We honor the historic strugglers of South Africa and the people today who are still engaging in political work to complete the South African revolution. Their example has provided many invaluable insights into our own struggle. The South African peoples’ consistent display of love, empathy, and solidarity with Palestinians, even and especially when there are violent repercussions for such an extension of support, is something we deeply appreciate.
We left South Africa understanding the need to revitalize and reconstitute a national liberation project that is informed by anti/decolonial frameworks while also rooted in our lived realities. We left wanting to combine a serious diagnosis of our conditions with a revolutionary theoretical explanation of how we got here and how we can get ourselves free. Much work remains to be done, but the conversations and the interactions of the delegation have left us with a great deal to look forward to, and we commence these next steps inspired by a sense of revolutionary optimism.
Moving forward, we plan to continue building on our experience in South Africa through working with the delegates on various campaigns and initiatives and strengthening our networks. We intend on sharing our insights and lessons gained from the delegation through popular education materials and community programming.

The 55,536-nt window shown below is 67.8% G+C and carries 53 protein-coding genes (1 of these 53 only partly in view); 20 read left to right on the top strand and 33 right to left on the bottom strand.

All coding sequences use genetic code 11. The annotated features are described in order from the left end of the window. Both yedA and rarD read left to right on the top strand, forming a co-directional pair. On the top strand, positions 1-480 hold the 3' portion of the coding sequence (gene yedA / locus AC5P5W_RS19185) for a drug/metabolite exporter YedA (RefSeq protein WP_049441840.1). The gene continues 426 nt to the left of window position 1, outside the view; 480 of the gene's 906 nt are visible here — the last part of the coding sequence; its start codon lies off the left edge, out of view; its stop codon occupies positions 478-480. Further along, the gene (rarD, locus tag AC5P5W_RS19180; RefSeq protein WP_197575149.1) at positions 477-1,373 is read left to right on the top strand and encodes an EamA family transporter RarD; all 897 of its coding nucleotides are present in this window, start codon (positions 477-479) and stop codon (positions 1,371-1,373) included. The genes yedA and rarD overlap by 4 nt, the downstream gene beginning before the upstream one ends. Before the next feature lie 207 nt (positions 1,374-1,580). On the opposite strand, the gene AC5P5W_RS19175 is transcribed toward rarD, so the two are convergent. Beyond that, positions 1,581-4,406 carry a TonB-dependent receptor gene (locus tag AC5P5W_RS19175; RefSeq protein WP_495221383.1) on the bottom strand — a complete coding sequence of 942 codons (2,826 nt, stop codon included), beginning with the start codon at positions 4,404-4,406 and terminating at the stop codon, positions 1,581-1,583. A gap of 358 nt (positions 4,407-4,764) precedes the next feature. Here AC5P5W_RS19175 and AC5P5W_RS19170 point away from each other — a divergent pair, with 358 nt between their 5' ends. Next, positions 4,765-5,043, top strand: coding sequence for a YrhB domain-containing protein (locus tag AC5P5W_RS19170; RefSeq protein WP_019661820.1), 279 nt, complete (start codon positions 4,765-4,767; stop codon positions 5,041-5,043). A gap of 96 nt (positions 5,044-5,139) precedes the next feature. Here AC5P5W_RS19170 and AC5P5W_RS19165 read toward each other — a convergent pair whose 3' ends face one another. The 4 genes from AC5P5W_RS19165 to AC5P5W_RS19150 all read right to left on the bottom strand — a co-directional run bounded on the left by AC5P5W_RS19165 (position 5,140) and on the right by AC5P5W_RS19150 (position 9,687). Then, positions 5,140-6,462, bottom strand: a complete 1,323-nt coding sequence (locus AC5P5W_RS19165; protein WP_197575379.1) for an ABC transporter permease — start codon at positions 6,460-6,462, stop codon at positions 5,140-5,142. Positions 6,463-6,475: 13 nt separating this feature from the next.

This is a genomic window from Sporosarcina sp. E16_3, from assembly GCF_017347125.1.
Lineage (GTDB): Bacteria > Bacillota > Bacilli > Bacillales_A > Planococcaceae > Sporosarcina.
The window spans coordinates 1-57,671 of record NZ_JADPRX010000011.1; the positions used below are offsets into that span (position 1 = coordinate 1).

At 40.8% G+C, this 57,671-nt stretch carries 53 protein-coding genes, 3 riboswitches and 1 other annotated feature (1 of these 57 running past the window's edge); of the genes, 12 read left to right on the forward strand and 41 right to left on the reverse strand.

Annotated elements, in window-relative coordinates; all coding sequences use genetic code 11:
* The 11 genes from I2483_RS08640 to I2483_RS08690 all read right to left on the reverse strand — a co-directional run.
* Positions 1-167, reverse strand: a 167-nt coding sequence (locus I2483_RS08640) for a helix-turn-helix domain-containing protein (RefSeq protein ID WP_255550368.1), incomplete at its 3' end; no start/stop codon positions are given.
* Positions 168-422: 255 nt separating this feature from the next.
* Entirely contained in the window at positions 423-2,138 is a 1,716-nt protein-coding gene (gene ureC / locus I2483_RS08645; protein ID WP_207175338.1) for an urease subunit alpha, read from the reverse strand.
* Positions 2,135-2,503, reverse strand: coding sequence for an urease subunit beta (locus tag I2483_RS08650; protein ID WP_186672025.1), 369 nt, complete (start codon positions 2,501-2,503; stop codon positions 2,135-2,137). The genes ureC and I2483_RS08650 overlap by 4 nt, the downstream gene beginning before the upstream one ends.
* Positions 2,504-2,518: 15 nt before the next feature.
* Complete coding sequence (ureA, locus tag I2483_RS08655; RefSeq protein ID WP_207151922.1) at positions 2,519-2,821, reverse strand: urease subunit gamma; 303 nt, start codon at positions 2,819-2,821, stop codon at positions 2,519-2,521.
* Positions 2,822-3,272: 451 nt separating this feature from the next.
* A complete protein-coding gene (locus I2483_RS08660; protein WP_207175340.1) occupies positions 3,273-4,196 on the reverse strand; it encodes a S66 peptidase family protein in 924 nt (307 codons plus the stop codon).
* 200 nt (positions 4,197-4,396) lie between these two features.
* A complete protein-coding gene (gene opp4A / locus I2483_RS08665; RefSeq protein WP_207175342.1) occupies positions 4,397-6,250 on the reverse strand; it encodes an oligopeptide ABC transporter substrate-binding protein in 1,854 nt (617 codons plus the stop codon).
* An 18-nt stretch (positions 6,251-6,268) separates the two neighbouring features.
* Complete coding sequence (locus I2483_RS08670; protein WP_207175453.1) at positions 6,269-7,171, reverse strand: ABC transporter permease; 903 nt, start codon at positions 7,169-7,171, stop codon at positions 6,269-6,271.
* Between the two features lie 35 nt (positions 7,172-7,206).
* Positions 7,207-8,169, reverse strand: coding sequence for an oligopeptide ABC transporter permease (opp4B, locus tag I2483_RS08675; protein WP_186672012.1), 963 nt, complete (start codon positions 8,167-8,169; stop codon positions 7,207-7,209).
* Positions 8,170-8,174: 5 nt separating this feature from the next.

Now, more than ever, the time is ripe for a revived anti-colonial framing of the Palestinian cause, and we believe that the various lessons learned and connections made throughout the delegation can help bolster such an understanding of our struggle.
The Palestinian Youth Movement (“PYM”) is a transnational, independent, grassroots movement of young Palestinians in Palestine and in exile worldwide as a result of the ongoing Zionist colonization and occupation of our homeland. Our belonging to Palestine and our aspirations for justice and liberation motivate us to assume an active role as a young generation in our national struggle for the liberation of our homeland and people. Irrespective of our different political, cultural and social backgrounds, we strive to revive a tradition of pluralistic commitment toward our cause to ensure a better future, characterized by freedom and justice on a social and political level, for ourselves and subsequent generations.